All this is both annoying and confusing to the newb (and NOT so noob!) The fact is, recording gear, mixers and especially interfraces, have improved immeasurably in the last ten years. The last thing the manfctrs need to get their corporate fingers out about is STANDARD LEVELS!
    I do understand that lower priced gear and/or bus powered kit cannot run +4dBu 'pro' levels with a +22dBu headroom but gear COULD be specc'ed to run properly at neg ten and the up market, ext' powered stuff at pro levels.

    Dave.

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    Timely thread! I was recording my keyboard yesterday, plugged into line inputs 3 & 4 of my 8i6. Opened up the Focusrite software, pushed the hardware input sliders all the way to the top. With my keyboard volume control all the way up, I am getting input signals between -20 and -25dB. I have to mute the keyboard's built-in speakers with an adapter into the headphone jack, or it would be horrible. I had to lower the volume on previously-recorded tracks to be able to monitor what I was tracking.
    I guess I will try the headphone jack split out when I get a chance. Don't really want to pull out my full-size mixer, and I got rid of my smaller backup mixer.
    Mike B My new album on CD Baby: Fact and Fiction
    My Bandcamp site: http://mikebirchmusic.bandcamp.com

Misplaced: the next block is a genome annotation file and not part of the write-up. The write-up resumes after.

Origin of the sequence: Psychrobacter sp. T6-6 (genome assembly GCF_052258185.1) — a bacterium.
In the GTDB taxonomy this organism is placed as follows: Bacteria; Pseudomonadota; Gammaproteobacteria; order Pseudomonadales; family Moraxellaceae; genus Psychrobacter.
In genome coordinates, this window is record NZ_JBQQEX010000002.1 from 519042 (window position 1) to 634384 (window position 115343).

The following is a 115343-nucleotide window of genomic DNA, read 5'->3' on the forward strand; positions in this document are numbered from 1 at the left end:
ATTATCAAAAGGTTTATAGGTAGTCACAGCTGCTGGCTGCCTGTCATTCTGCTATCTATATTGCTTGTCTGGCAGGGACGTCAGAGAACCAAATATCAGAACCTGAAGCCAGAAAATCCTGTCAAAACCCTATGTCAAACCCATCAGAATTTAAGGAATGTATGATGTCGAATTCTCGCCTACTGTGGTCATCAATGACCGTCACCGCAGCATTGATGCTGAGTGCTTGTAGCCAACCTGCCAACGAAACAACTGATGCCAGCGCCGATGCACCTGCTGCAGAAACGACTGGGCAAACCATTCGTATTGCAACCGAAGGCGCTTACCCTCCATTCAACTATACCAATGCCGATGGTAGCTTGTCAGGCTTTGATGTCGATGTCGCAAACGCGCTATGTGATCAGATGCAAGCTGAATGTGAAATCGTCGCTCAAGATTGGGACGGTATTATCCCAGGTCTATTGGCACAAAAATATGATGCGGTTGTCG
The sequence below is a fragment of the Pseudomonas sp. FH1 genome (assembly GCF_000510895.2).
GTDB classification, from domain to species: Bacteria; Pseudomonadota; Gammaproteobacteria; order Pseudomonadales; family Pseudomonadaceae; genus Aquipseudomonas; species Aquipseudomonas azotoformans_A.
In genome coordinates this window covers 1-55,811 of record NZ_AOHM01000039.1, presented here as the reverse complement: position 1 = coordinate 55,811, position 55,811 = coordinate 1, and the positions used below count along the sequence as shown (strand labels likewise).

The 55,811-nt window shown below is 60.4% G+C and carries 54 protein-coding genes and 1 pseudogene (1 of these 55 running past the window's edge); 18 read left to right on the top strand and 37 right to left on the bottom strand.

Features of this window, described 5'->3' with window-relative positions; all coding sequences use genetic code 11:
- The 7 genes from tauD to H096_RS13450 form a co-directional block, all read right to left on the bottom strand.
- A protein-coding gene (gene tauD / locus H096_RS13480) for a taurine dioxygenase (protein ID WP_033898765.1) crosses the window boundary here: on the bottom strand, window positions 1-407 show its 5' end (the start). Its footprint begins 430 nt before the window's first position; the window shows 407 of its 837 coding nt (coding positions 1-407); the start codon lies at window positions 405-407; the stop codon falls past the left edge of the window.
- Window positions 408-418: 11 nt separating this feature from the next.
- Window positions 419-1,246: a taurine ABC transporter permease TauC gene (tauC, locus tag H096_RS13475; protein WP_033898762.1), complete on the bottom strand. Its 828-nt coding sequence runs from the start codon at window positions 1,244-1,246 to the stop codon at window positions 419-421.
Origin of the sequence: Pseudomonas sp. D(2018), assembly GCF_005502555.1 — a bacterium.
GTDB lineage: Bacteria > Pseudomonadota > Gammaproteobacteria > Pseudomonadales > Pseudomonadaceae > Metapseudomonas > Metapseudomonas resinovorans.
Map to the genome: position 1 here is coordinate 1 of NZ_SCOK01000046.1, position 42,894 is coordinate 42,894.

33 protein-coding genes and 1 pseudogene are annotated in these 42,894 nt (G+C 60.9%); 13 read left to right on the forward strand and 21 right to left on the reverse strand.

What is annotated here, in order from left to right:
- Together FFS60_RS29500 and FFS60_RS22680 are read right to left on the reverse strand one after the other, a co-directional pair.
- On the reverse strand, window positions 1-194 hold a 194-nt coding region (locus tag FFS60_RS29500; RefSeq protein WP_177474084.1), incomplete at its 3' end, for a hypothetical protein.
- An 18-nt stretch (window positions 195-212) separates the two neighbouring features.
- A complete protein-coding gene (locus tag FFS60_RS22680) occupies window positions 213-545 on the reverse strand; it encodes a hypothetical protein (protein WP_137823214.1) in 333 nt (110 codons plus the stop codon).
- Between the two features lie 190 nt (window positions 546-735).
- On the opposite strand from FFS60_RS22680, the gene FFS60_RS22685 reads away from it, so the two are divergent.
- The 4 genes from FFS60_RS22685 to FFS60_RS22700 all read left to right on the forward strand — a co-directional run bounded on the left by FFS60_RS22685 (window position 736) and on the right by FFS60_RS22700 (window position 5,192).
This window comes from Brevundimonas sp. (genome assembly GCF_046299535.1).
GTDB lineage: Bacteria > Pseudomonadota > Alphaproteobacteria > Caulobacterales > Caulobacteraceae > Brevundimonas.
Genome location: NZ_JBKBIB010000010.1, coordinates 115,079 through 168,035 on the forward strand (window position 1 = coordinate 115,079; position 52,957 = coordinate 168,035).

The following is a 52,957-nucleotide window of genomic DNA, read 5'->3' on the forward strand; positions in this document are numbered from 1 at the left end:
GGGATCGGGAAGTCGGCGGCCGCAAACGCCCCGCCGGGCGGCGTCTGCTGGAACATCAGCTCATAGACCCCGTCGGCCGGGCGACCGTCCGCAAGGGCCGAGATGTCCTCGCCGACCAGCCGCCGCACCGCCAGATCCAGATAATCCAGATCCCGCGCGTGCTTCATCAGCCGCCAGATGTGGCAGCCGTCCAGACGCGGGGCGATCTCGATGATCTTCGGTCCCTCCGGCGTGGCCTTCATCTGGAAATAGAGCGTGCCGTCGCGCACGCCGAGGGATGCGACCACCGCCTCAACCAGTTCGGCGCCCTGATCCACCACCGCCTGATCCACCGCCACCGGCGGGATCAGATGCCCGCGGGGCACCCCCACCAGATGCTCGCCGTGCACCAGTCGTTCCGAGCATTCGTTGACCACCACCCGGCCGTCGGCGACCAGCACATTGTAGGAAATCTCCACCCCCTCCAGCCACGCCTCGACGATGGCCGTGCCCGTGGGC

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    Quote Originally Posted by mjbphotos View Post
    Timely thread! I was recording my keyboard yesterday, plugged into line inputs 3 & 4 of my 8i6. Opened up the Focusrite software, pushed the hardware input sliders all the way to the top. With my keyboard volume control all the way up, I am getting input signals between -20 and -25dB. I have to mute the keyboard's built-in speakers with an adapter into the headphone jack, or it would be horrible. I had to lower the volume on previously-recorded tracks to be able to monitor what I was tracking.
    I guess I will try the headphone jack split out when I get a chance. Don't really want to pull out my full-size mixer, and I got rid of my smaller backup mixer.
    Gahh! You would think some enterprising Co' would market a simple NE5532 in a tin to give a -10dBV ish to +4dBu boost, powered by a couple of PP3s? (better 5V from a USB port and a DC-DC converter) but AFAIK, nobody does, not at least at a sensible price.

    Oh! If only I was forty, fit and free again I would be a miwgyonare this time next year Rodney!

    Dave.

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    Thank you gecko, ecc83, and mjbphotos for your replies!

    To answer a few of your questions:
    - yes I have turned the volume up to max and still am receiving considerably lower volume when compared to my microphone.
    - i plugged the two TS cables into the two frontal headphone jacks from the Yamaha and received a bit louder of a signal; however, i found sound quality was lost (sounded a bit more muffled), and still does not match the mic volume.

    I am pretty new to all of this, so this next question might sound kind of ridiculous; please bear with me!

    Let's say i decrease the mic gain to match the Piano's (as Dave has suggested); how would I post-process the tracks to increase the volume so that I can see what I am working with in GB? (the visual sound wave is very flat) I tried to google this solution, and there are posts that talk about "merging normalization", which I tried to execute. All the tutorials about merging normalization are from old GB version, and the new GB v10 is looking completely different (cant find the merge function anywhere!).